The phone rang, and Stephanie Cooke, Quechua Benefit’s Medical Missions Director, said, “I have two tons of soup that a company wants to donate.”
“Really?” I said. “That’s a lot of soup.”
Rather than make a long story short, I am going to give you the details of how 4,000 pounds of soup made its way from the state of Washington to Lima, Peru, and then on to Casa Chapi Children’s Village in the Colca Valley at 12,000 feet above sea level (not to mention a stop in customs, where it spent an unscheduled few weeks being cleared).
This story has a happy ending.
The soup, a nutritional combination of lentils, beans and rice, had only one flaw. The original order that a client placed with Agape Food specified brown rice, but someone along the line made a mistake and mixed the batch with white rice instead. One man’s problem became another’s treasure, and the company offered the soup to Quechua Benefit.
The immediate question became, “How does one cost effectively ship two tons of soup to Peru and get it all the way to Casa Chapi?” Stephanie, whose persistence is a virtue, went straight to work and called Adam See at Vida Peru, a Peruvian NGO that transports medical equipment to distribute to clinics in the poorest parts of Peru. Steph asked if they would be willing to make room in one of their shipping containers for the soup. To our delight, they agreed.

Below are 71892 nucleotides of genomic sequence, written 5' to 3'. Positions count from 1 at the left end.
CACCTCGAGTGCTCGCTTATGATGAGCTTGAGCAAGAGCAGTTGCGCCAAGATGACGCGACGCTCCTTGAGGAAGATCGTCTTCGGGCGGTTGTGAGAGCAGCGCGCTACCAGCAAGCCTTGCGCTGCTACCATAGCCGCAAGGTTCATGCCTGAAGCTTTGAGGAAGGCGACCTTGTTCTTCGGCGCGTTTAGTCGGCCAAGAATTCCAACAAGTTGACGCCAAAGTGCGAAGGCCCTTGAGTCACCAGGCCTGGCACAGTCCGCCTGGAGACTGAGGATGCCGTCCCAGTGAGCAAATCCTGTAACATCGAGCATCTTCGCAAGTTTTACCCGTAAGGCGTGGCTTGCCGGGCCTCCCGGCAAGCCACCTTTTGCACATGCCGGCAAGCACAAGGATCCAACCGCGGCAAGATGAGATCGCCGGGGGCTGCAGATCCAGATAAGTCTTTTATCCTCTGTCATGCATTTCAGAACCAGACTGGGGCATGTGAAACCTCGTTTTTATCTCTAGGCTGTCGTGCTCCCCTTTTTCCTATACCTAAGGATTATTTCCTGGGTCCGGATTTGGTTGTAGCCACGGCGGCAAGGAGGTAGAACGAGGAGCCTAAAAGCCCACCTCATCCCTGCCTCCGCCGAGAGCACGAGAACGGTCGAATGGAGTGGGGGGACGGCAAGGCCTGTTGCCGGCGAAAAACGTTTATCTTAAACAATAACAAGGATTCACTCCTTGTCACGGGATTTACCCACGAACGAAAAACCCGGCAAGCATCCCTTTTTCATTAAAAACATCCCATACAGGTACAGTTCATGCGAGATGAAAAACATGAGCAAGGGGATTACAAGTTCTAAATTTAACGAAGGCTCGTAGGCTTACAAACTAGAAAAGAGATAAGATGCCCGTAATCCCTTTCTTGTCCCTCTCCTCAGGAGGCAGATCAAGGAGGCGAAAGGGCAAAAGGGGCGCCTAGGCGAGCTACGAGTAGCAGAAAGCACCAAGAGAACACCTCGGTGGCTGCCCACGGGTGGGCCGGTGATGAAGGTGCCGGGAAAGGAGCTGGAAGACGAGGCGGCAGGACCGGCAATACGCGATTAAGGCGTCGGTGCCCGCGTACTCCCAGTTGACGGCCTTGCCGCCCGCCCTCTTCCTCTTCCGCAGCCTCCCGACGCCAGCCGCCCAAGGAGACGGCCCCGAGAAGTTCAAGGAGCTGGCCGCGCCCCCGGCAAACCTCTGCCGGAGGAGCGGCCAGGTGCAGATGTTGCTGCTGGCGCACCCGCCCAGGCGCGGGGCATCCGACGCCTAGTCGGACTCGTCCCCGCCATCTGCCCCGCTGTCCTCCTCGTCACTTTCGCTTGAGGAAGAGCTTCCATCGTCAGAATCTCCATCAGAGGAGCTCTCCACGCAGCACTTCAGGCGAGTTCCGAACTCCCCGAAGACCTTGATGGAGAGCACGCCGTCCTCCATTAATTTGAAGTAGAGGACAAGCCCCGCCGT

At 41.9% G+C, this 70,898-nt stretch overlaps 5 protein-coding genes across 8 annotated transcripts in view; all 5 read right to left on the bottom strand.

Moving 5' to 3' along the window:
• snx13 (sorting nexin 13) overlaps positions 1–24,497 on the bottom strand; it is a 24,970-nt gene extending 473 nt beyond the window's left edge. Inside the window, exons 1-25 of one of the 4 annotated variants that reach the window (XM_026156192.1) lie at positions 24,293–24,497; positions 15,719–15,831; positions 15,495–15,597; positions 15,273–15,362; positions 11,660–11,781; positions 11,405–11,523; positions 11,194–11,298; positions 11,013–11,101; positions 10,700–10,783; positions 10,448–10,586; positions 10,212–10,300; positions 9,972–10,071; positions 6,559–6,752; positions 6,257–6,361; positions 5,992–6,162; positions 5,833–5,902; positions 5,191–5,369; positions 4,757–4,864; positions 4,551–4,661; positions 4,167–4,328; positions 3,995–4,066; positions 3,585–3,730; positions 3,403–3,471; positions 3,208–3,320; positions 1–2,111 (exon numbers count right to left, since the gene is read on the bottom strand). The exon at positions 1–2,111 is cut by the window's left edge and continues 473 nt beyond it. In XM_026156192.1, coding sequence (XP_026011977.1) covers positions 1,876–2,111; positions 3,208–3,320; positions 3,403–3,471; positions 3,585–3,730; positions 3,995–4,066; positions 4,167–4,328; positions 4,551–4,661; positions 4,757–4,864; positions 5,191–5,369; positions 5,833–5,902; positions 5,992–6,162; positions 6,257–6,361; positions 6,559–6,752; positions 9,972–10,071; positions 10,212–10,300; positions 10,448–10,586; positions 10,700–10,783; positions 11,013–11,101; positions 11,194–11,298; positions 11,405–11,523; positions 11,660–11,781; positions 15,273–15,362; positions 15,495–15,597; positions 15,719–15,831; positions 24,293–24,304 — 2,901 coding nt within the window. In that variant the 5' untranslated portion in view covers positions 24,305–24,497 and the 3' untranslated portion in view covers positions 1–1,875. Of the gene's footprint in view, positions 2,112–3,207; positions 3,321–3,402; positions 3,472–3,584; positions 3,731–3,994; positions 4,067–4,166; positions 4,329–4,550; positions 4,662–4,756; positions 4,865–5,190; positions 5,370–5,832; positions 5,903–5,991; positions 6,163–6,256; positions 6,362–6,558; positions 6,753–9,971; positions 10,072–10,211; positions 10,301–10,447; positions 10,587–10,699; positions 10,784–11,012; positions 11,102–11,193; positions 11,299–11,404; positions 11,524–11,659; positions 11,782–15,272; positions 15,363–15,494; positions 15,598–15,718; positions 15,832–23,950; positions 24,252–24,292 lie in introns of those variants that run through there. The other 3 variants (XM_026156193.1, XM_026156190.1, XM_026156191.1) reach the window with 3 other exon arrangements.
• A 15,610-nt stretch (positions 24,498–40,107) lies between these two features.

Next, the soup made a weeklong boat trip to Lima, where we were all excited and ready to receive it. But Peruvian customs officials had a different plan, for they did not like the label, which they felt did not sufficiently describe the soup. They also objected to its being packaged in 20-pound sacks and asked, “Who could eat that much soup at one setting?”
After collecting all of the ingredient details and explaining to them that it would be fed to about 100 students and staff each day at Casa Chapi, it seems we satisfied their appetite for information and not long after, they released the soup.
The very best part of this long story is where the soup ended up. While it resided in a Lima customs warehouse, a tragic earthquake hit Ichupampa, a town very close to Casa Chapi where 80% of the town’s structures were reduced to rubble. The town’s residents are eating at pop-up soup kitchens on the four corners of the town square and sleeping in plastic tents.
Quechua Benefit decided to pay the soup forward and donate it to the earthquake victims of Ichupampa. The truth is, they need it more urgently than Casa Chapi.